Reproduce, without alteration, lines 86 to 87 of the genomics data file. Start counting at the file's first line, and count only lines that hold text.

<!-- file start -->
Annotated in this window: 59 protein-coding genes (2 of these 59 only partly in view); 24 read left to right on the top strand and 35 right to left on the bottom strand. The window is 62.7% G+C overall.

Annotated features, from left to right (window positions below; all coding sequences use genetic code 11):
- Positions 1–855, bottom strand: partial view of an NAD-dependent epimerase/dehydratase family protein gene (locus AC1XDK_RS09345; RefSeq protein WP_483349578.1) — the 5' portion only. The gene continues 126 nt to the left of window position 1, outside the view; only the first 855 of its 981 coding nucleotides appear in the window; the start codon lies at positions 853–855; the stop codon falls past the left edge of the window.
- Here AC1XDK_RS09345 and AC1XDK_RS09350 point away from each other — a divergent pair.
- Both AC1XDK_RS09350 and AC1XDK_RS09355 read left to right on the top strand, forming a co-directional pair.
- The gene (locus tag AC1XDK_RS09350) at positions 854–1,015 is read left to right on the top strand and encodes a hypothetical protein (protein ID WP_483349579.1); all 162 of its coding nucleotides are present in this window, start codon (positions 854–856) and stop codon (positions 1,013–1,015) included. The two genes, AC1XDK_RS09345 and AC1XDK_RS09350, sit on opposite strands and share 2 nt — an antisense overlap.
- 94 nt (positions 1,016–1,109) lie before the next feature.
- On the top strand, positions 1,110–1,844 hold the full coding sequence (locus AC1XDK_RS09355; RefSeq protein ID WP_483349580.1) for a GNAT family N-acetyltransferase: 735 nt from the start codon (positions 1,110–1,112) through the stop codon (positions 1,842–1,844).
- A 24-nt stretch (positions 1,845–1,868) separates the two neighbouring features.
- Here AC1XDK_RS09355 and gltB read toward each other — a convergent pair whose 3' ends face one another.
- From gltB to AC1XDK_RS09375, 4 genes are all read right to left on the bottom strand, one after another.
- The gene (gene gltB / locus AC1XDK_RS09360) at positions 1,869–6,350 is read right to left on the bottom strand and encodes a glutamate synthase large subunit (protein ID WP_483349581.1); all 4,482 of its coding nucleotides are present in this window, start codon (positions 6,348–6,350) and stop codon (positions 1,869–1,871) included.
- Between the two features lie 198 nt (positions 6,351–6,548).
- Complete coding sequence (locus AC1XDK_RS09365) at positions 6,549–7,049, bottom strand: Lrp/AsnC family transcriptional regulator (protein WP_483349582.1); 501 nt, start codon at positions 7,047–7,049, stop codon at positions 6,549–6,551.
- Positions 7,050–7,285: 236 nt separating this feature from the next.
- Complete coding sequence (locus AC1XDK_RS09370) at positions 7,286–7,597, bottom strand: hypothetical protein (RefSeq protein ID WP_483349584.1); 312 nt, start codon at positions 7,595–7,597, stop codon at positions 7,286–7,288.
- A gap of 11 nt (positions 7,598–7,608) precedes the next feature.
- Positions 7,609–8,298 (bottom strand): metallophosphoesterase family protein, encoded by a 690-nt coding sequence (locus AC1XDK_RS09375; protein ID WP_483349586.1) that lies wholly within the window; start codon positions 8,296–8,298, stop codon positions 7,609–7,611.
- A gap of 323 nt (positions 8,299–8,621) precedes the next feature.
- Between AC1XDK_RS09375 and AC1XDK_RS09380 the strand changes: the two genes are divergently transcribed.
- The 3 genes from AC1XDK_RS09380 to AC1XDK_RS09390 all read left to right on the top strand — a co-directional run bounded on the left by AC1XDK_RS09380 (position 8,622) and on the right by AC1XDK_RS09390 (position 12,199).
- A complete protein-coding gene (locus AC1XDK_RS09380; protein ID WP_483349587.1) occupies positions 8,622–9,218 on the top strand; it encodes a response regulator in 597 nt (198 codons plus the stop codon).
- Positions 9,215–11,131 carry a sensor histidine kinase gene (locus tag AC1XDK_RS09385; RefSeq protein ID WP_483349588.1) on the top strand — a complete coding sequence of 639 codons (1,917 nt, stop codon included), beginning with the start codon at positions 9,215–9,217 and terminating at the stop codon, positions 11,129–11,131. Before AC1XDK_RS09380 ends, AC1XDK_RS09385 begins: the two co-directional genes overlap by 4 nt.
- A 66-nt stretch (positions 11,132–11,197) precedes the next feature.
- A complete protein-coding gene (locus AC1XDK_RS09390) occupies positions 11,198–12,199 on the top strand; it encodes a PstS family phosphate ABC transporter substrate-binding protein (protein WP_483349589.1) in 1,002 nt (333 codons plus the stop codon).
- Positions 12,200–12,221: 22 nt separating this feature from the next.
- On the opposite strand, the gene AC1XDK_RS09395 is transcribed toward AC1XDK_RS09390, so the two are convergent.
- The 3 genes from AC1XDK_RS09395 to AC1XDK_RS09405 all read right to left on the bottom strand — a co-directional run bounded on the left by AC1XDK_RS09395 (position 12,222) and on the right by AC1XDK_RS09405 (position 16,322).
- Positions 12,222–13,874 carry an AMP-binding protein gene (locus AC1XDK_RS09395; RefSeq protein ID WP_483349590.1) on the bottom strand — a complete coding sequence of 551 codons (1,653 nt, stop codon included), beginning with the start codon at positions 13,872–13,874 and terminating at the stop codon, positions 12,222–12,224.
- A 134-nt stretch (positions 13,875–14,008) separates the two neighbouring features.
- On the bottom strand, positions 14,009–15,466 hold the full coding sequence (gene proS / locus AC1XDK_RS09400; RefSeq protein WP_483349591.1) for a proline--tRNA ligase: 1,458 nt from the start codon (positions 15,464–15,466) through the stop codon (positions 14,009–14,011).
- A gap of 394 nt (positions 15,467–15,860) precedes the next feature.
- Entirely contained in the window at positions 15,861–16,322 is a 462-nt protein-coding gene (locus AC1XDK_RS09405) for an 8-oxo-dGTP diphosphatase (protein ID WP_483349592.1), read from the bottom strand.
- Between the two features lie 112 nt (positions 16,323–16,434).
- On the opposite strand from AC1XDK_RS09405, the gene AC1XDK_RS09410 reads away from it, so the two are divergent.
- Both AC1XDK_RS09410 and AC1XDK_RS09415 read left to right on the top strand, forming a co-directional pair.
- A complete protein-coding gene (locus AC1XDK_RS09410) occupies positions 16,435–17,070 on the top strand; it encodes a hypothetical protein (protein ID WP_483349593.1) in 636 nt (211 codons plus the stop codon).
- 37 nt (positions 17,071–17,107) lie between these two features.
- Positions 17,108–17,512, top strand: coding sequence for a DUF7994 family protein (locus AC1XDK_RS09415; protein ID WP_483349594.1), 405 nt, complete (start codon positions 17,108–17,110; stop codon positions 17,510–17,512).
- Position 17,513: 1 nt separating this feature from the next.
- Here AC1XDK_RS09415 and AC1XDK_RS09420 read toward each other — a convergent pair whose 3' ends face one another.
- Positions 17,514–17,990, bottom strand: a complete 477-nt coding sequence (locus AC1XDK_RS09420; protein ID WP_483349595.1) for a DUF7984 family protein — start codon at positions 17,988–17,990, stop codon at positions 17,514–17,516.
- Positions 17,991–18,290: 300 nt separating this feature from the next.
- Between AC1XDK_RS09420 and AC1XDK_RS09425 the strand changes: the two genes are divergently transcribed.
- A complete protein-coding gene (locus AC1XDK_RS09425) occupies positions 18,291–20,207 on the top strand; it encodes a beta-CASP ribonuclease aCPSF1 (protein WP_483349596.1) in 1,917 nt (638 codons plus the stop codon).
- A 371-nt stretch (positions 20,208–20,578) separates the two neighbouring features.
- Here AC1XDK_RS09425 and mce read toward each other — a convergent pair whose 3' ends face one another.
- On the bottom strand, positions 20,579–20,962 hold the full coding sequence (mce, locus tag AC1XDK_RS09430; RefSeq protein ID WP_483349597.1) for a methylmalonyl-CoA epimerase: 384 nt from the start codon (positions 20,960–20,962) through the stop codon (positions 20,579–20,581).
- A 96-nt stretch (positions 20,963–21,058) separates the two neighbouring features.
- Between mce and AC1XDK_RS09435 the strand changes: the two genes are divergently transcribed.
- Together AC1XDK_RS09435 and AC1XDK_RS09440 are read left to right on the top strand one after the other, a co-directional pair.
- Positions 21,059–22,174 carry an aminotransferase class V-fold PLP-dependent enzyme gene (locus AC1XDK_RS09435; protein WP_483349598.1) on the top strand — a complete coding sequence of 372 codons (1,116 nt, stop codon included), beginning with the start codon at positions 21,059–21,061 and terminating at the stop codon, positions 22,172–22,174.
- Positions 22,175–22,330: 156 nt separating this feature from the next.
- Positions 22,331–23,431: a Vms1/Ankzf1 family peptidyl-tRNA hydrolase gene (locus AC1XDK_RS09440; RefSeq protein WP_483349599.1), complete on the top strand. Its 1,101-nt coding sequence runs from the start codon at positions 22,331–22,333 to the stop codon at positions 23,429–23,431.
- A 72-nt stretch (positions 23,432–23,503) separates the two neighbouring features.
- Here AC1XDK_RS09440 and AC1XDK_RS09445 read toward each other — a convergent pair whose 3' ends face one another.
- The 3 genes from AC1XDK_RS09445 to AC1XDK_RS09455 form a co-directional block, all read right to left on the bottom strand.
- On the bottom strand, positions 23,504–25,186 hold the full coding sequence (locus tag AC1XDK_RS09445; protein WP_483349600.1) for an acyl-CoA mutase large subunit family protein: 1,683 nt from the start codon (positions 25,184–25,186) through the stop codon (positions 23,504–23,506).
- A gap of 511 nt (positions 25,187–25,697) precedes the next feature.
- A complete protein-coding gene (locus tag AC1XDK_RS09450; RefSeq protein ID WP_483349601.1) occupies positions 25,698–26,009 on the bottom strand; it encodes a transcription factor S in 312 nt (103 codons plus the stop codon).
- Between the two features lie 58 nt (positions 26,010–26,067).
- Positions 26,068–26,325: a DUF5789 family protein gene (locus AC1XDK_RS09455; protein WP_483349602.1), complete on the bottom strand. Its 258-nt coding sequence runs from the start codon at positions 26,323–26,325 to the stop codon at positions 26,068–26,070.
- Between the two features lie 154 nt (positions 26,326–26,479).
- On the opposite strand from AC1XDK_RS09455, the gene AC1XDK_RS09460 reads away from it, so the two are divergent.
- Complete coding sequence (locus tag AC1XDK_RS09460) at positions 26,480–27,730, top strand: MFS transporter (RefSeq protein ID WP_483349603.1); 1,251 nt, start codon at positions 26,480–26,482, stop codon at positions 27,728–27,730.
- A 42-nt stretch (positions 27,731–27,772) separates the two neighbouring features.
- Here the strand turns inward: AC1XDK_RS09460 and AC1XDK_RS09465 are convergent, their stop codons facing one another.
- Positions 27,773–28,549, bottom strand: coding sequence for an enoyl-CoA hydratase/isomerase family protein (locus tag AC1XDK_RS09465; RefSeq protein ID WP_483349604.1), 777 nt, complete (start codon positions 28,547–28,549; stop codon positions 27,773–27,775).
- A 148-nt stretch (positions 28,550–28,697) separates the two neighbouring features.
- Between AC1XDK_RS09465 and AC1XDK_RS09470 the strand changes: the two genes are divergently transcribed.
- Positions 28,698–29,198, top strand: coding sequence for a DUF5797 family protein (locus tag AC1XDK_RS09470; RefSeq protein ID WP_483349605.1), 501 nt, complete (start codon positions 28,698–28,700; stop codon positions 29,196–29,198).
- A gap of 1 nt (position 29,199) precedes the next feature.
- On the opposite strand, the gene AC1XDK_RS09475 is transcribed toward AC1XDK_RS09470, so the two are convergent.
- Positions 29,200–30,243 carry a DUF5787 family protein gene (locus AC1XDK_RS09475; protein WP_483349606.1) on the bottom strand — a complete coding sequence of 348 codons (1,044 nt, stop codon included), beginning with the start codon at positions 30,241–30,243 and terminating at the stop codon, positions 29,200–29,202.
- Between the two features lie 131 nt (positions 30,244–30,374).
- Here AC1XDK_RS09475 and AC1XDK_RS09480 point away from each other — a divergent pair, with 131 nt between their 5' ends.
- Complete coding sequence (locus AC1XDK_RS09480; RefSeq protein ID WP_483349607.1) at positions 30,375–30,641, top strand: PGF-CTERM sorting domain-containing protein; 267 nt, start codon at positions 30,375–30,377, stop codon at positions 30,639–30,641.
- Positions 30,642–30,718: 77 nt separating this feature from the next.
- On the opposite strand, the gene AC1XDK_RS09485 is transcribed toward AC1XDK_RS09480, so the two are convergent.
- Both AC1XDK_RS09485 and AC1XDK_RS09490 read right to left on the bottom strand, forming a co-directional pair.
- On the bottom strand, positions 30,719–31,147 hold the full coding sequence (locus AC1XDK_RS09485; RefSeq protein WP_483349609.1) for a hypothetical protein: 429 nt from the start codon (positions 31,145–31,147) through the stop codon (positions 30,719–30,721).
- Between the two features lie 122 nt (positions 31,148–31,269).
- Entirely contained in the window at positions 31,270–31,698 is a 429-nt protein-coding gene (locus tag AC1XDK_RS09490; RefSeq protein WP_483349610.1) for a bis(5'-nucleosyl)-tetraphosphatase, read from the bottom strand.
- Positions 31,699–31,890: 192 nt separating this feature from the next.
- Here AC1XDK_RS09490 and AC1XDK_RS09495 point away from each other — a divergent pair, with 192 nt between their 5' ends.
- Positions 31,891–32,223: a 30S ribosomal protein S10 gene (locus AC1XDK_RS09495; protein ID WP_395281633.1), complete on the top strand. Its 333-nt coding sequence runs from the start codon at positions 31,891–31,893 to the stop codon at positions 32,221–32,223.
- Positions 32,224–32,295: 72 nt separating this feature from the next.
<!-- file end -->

- Positions 31,891–32,223: a 30S ribosomal protein S10 gene (locus AC1XDK_RS09495; protein ID WP_395281633.1), complete on the top strand. Its 333-nt coding sequence runs from the start codon at positions 31,891–31,893 to the stop codon at positions 32,221–32,223.
- Positions 32,224–32,295: 72 nt separating this feature from the next.